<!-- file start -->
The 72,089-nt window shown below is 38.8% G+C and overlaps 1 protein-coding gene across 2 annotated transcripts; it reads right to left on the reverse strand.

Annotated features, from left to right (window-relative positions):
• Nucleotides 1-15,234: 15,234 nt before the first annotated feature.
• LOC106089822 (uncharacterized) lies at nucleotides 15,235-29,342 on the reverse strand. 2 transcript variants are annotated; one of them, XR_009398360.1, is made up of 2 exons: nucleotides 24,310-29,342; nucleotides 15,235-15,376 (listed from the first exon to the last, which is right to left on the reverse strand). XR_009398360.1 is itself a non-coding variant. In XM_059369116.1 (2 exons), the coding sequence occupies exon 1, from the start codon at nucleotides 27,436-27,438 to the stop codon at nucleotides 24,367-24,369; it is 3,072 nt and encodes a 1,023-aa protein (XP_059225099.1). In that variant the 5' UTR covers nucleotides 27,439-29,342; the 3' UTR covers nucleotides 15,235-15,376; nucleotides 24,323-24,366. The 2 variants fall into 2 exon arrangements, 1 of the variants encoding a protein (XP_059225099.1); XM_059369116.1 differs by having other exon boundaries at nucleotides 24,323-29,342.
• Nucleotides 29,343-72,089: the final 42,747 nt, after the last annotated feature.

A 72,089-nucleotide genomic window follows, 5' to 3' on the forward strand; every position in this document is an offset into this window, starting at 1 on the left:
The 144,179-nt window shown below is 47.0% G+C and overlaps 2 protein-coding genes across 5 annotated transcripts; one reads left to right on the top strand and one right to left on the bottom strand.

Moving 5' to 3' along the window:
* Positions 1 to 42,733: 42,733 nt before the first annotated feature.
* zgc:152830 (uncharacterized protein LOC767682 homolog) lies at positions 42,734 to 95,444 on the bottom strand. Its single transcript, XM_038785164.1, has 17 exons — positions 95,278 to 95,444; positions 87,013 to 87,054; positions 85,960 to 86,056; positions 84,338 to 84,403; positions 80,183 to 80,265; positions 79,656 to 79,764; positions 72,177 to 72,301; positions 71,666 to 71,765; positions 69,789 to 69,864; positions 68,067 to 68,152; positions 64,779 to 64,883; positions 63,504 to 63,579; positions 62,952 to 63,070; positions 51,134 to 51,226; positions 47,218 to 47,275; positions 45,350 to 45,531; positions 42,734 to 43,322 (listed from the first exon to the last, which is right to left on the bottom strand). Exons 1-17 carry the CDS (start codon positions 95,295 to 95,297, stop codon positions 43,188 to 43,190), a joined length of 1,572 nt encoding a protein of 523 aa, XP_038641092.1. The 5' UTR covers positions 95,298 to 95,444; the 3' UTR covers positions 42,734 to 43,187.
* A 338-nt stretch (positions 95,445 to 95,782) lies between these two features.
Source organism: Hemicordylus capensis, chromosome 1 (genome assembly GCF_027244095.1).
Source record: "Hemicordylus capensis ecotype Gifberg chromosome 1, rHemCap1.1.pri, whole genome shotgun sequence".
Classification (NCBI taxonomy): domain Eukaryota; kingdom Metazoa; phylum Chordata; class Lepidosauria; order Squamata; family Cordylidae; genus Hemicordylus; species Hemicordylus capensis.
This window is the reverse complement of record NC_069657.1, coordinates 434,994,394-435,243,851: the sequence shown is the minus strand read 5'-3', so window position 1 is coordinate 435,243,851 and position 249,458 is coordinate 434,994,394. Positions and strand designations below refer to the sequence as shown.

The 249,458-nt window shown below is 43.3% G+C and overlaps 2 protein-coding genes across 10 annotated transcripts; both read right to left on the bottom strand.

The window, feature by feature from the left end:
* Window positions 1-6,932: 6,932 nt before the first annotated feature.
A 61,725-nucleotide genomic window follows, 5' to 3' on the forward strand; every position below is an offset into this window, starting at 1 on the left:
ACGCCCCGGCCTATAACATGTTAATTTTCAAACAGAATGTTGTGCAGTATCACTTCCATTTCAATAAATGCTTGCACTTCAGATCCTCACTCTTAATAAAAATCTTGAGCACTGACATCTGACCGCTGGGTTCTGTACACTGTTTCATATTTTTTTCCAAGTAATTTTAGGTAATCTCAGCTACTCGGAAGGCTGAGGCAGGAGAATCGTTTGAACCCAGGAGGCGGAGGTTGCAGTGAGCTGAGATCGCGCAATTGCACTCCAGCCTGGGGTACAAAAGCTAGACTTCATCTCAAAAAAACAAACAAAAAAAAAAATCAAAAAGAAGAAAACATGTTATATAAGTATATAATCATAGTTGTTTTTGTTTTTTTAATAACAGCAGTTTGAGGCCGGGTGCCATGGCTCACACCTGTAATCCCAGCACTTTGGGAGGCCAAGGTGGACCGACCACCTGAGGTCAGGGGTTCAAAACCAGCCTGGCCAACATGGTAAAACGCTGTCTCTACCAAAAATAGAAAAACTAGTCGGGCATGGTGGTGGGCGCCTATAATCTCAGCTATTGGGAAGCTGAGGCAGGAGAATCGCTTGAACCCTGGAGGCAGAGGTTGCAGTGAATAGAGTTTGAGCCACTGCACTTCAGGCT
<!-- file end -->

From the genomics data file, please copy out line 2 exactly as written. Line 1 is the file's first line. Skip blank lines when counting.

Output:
Annotated features, from left to right (window-relative positions):